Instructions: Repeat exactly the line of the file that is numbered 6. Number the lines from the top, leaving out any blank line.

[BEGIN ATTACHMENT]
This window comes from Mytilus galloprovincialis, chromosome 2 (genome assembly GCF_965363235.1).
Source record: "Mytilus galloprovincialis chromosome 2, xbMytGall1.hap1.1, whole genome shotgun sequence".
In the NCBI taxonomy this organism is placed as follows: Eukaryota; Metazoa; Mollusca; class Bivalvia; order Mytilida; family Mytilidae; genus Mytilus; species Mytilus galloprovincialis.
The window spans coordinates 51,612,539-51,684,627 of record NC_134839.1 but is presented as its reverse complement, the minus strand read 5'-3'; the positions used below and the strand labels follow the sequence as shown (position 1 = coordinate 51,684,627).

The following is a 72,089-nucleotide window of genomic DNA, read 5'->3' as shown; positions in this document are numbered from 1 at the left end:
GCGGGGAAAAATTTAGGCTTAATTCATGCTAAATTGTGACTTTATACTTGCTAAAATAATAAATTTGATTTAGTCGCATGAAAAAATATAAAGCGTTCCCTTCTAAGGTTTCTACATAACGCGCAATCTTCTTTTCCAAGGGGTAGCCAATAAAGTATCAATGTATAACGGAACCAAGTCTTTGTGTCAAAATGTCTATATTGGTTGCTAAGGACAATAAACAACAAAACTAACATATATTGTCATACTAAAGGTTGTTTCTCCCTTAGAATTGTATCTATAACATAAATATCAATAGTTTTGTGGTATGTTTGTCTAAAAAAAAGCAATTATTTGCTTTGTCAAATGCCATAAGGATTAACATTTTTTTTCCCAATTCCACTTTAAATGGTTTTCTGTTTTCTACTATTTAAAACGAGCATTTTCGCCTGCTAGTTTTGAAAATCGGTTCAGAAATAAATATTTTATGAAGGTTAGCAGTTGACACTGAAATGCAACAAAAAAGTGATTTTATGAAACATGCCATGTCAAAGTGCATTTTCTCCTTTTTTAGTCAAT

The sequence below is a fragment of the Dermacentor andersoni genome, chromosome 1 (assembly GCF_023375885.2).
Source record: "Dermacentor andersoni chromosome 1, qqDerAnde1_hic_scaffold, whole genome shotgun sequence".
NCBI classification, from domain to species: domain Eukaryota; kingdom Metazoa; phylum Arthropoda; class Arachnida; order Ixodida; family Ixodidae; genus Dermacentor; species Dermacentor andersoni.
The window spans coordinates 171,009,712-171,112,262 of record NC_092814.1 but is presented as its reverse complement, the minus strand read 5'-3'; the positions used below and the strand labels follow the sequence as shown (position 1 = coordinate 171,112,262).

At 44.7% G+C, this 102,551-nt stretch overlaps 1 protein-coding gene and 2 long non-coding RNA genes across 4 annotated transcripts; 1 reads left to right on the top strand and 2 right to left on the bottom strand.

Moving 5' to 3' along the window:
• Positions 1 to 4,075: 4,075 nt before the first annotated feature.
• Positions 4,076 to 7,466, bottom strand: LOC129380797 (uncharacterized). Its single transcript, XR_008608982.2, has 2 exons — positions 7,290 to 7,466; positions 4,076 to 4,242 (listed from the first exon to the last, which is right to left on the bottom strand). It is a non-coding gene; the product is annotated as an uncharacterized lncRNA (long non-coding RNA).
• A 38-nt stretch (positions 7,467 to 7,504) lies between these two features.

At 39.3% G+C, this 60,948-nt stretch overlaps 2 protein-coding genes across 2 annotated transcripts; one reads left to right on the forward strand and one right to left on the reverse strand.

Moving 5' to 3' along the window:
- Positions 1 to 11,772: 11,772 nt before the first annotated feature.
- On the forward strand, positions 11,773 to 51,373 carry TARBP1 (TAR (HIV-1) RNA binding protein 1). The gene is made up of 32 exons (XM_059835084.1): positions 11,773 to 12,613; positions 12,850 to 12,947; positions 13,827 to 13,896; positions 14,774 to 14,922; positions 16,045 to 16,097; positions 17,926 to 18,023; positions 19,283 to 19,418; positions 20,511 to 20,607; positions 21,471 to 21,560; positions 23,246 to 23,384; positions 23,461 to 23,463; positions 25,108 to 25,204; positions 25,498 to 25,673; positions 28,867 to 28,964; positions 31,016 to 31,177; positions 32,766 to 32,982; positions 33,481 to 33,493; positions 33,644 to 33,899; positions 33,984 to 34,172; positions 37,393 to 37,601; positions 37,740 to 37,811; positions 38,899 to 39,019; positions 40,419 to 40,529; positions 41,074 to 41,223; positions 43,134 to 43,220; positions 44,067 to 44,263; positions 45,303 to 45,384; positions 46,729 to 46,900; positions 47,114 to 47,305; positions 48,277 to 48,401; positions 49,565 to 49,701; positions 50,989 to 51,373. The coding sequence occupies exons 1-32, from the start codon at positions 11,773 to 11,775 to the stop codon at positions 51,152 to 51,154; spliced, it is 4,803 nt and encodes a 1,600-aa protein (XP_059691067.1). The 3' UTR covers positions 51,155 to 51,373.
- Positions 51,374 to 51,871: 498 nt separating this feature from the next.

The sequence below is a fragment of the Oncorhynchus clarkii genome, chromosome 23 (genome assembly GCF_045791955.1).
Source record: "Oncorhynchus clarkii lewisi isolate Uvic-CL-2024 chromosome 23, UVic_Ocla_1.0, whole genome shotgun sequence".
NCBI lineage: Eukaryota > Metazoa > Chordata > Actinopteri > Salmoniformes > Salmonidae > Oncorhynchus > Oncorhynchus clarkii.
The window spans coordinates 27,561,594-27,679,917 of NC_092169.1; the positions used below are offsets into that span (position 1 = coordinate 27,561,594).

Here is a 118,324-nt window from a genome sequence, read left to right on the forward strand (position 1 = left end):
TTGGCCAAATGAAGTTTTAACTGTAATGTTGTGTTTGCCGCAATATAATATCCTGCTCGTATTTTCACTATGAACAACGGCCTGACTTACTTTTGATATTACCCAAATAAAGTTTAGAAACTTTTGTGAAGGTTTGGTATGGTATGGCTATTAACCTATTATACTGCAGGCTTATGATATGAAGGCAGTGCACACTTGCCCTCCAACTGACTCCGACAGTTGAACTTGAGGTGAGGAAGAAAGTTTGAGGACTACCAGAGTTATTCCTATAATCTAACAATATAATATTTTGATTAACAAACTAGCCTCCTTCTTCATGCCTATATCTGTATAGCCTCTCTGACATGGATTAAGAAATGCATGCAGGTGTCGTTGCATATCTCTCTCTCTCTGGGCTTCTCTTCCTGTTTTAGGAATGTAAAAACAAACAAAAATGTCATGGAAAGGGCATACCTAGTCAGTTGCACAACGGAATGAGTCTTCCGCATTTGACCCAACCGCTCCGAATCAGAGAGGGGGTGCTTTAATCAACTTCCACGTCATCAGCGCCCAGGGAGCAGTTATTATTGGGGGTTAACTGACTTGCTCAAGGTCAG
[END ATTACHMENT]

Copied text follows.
GCGGGGAAAAATTTAGGCTTAATTCATGCTAAATTGTGACTTTATACTTGCTAAAATAATAAATTTGATTTAGTCGCATGAAAAAATATAAAGCGTTCCCTTCTAAGGTTTCTACATAACGCGCAATCTTCTTTTCCAAGGGGTAGCCAATAAAGTATCAATGTATAACGGAACCAAGTCTTTGTGTCAAAATGTCTATATTGGTTGCTAAGGACAATAAACAACAAAACTAACATATATTGTCATACTAAAGGTTGTTTCTCCCTTAGAATTGTATCTATAACATAAATATCAATAGTTTTGTGGTATGTTTGTCTAAAAAAAAGCAATTATTTGCTTTGTCAAATGCCATAAGGATTAACATTTTTTTTCCCAATTCCACTTTAAATGGTTTTCTGTTTTCTACTATTTAAAACGAGCATTTTCGCCTGCTAGTTTTGAAAATCGGTTCAGAAATAAATATTTTATGAAGGTTAGCAGTTGACACTGAAATGCAACAAAAAAGTGATTTTATGAAACATGCCATGTCAAAGTGCATTTTCTCCTTTTTTAGTCAAT